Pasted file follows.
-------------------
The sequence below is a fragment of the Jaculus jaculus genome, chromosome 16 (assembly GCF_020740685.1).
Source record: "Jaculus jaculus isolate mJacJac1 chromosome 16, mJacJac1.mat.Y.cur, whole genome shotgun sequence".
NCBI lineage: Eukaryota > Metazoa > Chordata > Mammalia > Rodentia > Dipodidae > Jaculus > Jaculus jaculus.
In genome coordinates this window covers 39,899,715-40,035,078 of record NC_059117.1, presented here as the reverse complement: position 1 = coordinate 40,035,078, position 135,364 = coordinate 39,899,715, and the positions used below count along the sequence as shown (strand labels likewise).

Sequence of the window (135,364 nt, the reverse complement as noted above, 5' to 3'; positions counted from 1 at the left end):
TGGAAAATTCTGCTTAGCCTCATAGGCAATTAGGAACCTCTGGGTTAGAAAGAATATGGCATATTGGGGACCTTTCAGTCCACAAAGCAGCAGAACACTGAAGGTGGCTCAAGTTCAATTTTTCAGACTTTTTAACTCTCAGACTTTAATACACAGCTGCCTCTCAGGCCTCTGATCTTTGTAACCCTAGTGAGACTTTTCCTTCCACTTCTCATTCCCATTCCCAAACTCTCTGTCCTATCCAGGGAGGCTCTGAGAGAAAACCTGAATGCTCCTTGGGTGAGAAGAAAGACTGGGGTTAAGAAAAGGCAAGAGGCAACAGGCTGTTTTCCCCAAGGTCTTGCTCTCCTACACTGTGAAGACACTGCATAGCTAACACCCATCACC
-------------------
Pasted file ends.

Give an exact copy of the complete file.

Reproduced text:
The sequence below is a fragment of the Jaculus jaculus genome, chromosome 16 (assembly GCF_020740685.1).
Source record: "Jaculus jaculus isolate mJacJac1 chromosome 16, mJacJac1.mat.Y.cur, whole genome shotgun sequence".
NCBI lineage: Eukaryota > Metazoa > Chordata > Mammalia > Rodentia > Dipodidae > Jaculus > Jaculus jaculus.
In genome coordinates this window covers 39,899,715-40,035,078 of record NC_059117.1, presented here as the reverse complement: position 1 = coordinate 40,035,078, position 135,364 = coordinate 39,899,715, and the positions used below count along the sequence as shown (strand labels likewise).

Sequence of the window (135,364 nt, the reverse complement as noted above, 5' to 3'; positions counted from 1 at the left end):
TGGAAAATTCTGCTTAGCCTCATAGGCAATTAGGAACCTCTGGGTTAGAAAGAATATGGCATATTGGGGACCTTTCAGTCCACAAAGCAGCAGAACACTGAAGGTGGCTCAAGTTCAATTTTTCAGACTTTTTAACTCTCAGACTTTAATACACAGCTGCCTCTCAGGCCTCTGATCTTTGTAACCCTAGTGAGACTTTTCCTTCCACTTCTCATTCCCATTCCCAAACTCTCTGTCCTATCCAGGGAGGCTCTGAGAGAAAACCTGAATGCTCCTTGGGTGAGAAGAAAGACTGGGGTTAAGAAAAGGCAAGAGGCAACAGGCTGTTTTCCCCAAGGTCTTGCTCTCCTACACTGTGAAGACACTGCATAGCTAACACCCATCACC